MARK KARLIN, EDITOR OF BUZZFLASH AT TRUTHOUT
When Elizabeth Warren was running for her Massachusetts Senate seat in 2012, she made the telling point that corporations are subsidized by government services. They benefit from public education, highways and other government-run programs, while also securing tax breaks. In urban areas, one of the most significant government financial outlays that aids businesses is mass transit, which is paid for by the public through tax expenditures and user fees. In significant-size cities, private enterprise would be dramatically curtailed if public transportation became unreliable and insufficient.
New York City, which is highly dependent upon its public train system, is currently experiencing a breakdown of its subway infrastructure, including mechanical failures and power outages, among other serious problems. These issues have developed after many years of deficient funding for repairs. As a result, riders are not infrequently facing long delays in getting to and from work.
New York City Democratic Mayor Bill de Blasio has an idea for a long-term boost to the ailing mass transit system. According to NBC Channel 4 in New York,
The mayor of New York City wants to tax the wealthiest 1 percent to fund repairs and improvements to the beleaguered subway system….
"Instead of searching for a quick-fix that doesn't exist, or simply forking over more and more of our tax dollars every year, we have come up with a fair way to finance immediate and long-term transit improvement," de Blasio said in a statement Sunday.
The tax would increase the top income tax rate from about 3.9 percent to 4.4 percent for married couples who make more than $1 million and individuals making more than $500,000, city officials said. It would affect about 32,000 of New Yorkers filing taxes in the city, or just less than 1 percent, officials said.
"Rather than sending the bill to working families and subway and bus riders already feeling the pressure of rising fares and bad service, we are asking the wealthiest in our city to chip in a little extra," de Blasio said.
De Blasio says the plan would generate about $800 million a year.
De Blasio's proposal is an appropriate one for funding public transportation reports in New York and many other locales. These types of ideas are vital to keeping public transportation functioning in cities -- and some rural areas -- across the nation. Under Trump, the federal government won't be coming to the rescue, as reported by Laura Bliss in CityLab:
When the White House clucks its tongue at the state of the nation’s failure to invest in infrastructure, it does not then go on to suggest that government should pay for infrastructure: “[S]imply providing more Federal funding for infrastructure is not the solution.”
There’s not a lot of explanation about why that is, but the budget does detail which transportation funding sources deserve to be axed. The U.S. DOT faces a 13 percent slash to its total discretionary budget. Between cuts to Amtrak, regional transit grants, and a plug-pull to the ailing Highway Trust Fund, a theme emerges: Projects that can’t turn a dime don’t deserve federal taxpayer support. Which means most infrastructure projects. Fixing roads, building bridges, and running trains, it seems, is worthwhile only when someone can profit.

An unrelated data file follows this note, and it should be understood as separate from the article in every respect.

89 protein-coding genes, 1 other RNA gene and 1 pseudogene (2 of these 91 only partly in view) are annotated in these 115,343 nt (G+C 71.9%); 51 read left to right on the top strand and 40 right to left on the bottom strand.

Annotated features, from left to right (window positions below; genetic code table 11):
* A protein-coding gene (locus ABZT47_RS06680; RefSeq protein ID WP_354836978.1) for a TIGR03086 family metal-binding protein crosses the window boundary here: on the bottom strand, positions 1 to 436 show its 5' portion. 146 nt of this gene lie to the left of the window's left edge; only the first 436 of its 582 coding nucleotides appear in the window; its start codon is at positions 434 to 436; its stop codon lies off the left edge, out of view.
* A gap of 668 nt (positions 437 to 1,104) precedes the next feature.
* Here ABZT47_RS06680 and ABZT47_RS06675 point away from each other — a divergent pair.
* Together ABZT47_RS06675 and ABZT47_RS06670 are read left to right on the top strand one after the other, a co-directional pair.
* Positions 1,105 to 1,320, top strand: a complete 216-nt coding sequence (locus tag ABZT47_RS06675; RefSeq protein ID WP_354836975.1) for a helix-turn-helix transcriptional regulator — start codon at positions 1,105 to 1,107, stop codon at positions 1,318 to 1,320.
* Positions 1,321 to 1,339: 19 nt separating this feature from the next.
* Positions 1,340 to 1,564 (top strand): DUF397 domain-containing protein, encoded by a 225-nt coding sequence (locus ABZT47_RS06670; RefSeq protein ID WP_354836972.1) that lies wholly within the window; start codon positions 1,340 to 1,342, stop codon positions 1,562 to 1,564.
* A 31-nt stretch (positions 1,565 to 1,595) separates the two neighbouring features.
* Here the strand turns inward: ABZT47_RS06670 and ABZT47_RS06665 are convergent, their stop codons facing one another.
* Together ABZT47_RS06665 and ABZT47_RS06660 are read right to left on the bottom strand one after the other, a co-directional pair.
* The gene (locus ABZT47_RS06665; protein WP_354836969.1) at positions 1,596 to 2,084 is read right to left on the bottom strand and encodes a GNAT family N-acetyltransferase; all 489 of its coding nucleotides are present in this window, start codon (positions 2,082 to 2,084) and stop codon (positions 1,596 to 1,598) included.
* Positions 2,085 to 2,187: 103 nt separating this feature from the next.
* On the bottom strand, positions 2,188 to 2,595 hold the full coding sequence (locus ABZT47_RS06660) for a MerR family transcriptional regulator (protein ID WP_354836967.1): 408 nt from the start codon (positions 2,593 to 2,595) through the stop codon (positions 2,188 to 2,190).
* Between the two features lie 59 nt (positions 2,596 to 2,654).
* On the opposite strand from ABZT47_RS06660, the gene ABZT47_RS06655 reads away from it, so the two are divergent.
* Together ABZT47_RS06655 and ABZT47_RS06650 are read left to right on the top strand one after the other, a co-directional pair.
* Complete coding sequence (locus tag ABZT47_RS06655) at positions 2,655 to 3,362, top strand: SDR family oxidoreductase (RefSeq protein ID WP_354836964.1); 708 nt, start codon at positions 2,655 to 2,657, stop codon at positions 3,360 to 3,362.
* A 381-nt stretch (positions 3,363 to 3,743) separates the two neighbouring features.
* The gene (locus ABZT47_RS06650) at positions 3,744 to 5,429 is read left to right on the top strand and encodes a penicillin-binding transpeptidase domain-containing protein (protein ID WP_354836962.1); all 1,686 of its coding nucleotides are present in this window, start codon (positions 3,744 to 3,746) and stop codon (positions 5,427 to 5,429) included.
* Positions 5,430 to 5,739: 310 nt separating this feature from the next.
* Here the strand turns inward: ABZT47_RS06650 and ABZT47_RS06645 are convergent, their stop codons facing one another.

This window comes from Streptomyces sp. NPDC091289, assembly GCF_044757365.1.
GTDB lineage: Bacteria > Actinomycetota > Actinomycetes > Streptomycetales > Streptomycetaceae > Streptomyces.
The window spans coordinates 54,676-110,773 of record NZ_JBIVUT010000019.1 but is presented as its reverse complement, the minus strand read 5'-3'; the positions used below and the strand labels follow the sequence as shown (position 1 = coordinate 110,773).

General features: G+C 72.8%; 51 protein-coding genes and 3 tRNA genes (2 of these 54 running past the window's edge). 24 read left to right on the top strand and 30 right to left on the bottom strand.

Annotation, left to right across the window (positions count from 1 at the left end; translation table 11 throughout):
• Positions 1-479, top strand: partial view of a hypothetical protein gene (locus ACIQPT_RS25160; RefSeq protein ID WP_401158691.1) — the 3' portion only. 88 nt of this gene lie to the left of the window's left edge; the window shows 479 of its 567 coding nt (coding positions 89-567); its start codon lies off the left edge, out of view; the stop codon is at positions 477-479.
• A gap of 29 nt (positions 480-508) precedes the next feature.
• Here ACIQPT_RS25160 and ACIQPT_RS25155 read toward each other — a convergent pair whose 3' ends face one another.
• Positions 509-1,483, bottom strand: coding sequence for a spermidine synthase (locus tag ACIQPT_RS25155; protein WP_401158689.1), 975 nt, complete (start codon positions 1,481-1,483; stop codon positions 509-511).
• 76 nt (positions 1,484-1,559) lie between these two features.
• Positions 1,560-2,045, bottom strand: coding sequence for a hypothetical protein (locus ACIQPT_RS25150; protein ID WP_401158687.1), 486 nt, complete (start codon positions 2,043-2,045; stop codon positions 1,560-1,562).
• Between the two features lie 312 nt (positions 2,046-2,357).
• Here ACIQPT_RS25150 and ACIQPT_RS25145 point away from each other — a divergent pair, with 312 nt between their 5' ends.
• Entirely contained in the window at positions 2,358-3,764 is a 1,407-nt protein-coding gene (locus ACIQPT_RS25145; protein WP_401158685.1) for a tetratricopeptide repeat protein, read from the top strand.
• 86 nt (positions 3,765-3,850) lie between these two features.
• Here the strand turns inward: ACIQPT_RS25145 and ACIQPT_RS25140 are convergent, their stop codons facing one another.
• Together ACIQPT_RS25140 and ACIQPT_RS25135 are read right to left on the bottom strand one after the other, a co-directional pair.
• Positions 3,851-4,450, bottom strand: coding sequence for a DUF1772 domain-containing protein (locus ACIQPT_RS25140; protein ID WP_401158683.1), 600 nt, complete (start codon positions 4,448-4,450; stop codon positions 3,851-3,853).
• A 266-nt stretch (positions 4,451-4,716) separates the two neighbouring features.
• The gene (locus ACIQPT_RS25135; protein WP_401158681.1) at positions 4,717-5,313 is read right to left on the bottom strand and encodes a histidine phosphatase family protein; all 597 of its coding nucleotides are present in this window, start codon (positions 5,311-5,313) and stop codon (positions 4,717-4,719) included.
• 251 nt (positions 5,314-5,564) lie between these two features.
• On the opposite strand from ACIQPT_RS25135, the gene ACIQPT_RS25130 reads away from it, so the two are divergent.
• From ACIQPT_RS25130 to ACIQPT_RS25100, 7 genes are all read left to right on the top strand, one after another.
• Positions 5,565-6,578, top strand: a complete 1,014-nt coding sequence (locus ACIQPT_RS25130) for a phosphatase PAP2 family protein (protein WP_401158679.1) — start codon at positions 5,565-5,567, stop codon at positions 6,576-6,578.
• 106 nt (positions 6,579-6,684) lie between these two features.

In short, the Trump budget presumes that privatization will rebuild the United States' infrastructure. However, as CityLab points out, there is no profit to be found in public transportation, if fares remain affordable. In fact, there is not a profit in highways either, unless they are expensive toll roads.
Highways have contributed to urban sprawl, but public transportation centralizes population and cuts down on carbon emitted from cars. It's an environmentally friendlier form of transportation. There is little doubt that more money spent on improving urban mass transit would help reduce the trend toward more exurban growth, which translates into a greater dependence on cars and an increased threat to climate change.
An Associated Press article on de Blasio's news conference reported,
"People do not want to see this madness continue," de Blasio declared, citing people getting work reprimands, picking their kids up late and missing doctor appointments because of subway delays.
Henry Garrido, executive director of District Council 37, the municipal labor union, said that sometimes even the people tasked with fixing the subway can't get to work on time.
The number of subway delays has tripled in the past five years to 70,000 per month, and trains are overcrowded on some lines. About 5.7 million people take the subway on an average work day.
De Blasio is not by any means a flawlessly progressive mayor, but here he is promoting a sound idea: Make the rich pay a share of the costs of a service that is essential to their bottom line.